NY Times Writer: Jesus Was a Palestinian Arab





Just in time for Easter weekend, the New York Times published a story by Eric Copage, a black writer who made the determination that Jesus was not much like he is often portrayed in paintings – a white guy with blue eyes and long, flowing hair. Indeed, Copage has decided that Jesus was more likely to have dark skin not unlike his own. Copage even went so far as to tell readers that Jesus was a Palestinian, because hey, why not just rewrite history altogether?

“As I grew older, I learned that the fair-skinned, blue-eyed depiction of Jesus has for centuries adorned stained glass windows and altars in churches throughout the United States and Europe,” Copage wrote in Friday’s edition of the Times. “But Jesus, born in Bethlehem, was most likely a Palestinian man with dark skin.”

Copage made no mention of the copious evidence that Jesus was Jewish, despite that being central to the gospel and obvious throughout the text of the Bible. But you know, that would get in the way of the 2019 narrative, which is that anything tainted with white people, the West, and Christianity is bad, and everything associated with Arabs, Muslims, and “people of color” is good. Well, unless you’re talking about Saudi Arabia, a country that has been put in the “bad” box because it makes for an easy way to attack Donald Trump.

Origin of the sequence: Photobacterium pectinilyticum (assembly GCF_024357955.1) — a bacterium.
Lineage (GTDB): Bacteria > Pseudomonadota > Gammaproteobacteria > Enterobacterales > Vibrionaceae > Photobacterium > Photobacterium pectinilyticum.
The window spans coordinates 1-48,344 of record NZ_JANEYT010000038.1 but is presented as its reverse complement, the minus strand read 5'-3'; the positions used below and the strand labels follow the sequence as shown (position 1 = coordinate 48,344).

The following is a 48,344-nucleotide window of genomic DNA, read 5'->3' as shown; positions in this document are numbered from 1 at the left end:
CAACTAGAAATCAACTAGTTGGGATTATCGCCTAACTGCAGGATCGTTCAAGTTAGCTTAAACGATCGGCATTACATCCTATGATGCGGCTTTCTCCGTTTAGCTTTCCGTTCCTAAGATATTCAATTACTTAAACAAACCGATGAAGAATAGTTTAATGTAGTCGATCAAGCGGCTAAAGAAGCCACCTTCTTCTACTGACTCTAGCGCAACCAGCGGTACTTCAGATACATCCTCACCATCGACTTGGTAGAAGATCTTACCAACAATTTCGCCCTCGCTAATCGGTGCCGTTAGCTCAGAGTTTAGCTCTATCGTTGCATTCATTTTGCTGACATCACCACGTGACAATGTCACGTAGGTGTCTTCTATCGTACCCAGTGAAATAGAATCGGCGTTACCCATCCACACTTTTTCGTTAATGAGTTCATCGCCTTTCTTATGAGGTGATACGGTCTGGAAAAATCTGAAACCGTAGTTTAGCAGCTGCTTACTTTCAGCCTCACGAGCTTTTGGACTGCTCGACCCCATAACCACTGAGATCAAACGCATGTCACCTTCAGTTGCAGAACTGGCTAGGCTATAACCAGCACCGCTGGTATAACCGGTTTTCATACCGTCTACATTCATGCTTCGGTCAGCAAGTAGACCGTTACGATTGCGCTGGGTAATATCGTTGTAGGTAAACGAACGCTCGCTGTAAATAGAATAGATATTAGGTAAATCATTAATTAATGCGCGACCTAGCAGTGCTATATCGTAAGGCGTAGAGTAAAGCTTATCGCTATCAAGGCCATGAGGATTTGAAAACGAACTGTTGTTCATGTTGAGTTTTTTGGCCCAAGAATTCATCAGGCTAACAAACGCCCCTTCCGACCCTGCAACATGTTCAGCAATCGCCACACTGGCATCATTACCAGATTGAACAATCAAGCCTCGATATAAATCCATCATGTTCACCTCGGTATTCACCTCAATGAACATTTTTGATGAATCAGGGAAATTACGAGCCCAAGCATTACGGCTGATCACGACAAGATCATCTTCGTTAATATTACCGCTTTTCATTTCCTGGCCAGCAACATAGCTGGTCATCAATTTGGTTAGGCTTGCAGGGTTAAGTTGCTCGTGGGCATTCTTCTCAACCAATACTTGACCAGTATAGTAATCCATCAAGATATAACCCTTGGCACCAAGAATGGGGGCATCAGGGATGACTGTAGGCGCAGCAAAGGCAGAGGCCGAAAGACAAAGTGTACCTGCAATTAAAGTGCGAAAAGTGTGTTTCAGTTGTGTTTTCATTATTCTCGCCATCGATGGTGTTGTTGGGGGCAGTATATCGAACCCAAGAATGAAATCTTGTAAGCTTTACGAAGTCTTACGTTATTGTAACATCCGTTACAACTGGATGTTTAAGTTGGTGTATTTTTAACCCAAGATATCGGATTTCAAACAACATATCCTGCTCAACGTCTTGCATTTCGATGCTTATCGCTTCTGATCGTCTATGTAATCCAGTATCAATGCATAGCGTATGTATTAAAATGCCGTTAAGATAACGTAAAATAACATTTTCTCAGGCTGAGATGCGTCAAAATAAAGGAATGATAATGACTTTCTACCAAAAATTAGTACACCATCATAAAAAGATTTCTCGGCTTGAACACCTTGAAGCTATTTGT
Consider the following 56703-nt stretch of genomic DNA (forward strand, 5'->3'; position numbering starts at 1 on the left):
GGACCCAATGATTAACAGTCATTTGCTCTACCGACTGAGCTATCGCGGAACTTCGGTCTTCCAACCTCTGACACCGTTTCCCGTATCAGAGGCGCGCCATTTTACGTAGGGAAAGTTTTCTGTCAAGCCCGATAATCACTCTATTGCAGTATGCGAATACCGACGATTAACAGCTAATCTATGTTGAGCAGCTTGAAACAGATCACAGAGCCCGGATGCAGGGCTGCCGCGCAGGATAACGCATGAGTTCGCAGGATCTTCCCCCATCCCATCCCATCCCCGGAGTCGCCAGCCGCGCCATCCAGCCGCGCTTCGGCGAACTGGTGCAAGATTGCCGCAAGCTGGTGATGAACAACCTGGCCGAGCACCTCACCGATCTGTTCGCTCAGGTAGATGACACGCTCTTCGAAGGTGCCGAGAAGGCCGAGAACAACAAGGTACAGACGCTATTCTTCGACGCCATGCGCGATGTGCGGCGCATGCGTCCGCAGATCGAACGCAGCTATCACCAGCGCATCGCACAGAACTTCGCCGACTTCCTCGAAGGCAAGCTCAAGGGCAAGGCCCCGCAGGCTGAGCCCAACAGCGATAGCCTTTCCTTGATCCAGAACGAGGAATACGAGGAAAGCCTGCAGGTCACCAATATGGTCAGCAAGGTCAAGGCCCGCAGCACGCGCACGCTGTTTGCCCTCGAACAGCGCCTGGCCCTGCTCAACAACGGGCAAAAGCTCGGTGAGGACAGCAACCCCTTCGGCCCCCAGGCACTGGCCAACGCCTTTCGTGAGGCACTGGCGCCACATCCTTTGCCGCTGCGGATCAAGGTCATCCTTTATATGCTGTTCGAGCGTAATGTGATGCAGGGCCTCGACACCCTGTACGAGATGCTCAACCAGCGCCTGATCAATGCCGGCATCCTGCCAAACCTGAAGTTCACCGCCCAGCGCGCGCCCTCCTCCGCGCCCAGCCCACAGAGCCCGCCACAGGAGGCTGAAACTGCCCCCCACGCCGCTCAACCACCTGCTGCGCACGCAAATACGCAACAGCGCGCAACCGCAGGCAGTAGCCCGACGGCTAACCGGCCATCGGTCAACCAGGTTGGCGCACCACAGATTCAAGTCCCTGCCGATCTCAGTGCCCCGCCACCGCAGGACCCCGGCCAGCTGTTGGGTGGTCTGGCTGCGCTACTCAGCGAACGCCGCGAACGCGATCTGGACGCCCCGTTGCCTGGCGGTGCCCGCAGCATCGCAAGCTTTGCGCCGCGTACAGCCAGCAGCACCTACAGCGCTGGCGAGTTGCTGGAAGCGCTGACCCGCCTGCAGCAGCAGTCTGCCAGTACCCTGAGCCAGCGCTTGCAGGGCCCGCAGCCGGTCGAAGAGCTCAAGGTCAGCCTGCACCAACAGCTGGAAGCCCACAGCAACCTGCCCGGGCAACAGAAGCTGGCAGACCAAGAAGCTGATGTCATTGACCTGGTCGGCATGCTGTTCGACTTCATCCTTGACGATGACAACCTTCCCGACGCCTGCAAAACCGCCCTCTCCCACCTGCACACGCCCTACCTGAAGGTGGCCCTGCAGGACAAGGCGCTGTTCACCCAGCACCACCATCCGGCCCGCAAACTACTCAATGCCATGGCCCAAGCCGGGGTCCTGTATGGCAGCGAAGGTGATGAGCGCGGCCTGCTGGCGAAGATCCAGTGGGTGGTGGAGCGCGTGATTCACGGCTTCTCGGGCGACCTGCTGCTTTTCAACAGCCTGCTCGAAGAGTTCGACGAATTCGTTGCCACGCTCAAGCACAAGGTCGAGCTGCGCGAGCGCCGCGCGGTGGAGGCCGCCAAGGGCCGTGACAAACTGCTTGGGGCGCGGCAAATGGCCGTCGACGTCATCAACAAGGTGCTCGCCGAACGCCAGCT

Taking Jesus away from white people has been a longterm goal for the left, but we’re pretty sure this is the first time we’ve ever seen a writer opine that he was a Palestinian Arab. We’re surprised Copage didn’t come right out and declare Jesus a Muslim.

“Now, even though cultures across the world may at times show a Jesus that reflects their own story, a white Jesus is still deeply embedded in the Western story of Christianity,” he continued. “It has become often impossible to separate Jesus and white from the American psyche. I am also interested in how white Christians feel about images of Christ. How do you feel about the possibility that Christ may not have looked the way he has been portrayed for centuries in the United States and Europe? If you’ve seen Christ depicted as a man of color, what was your reaction?”

How about: What difference does it make? Sorry, but this is the kind of thing you write when you’ve never actually had any serious interaction with white Christians. Copage is narrating the story of his grievances through the lens of liberal confusion, and it’s obvious that he doesn’t know what he’s talking about. Arabs didn’t come to the land now known as the Palestinian territories until many, many years after Jesus walked the earth.

We’re sure it gave all the liberal Jews at the Times a thrill to see a black writer “take down” white Jesus, but it just left the rest of us wondering how far this newspaper will sink before it’s all said and done with.


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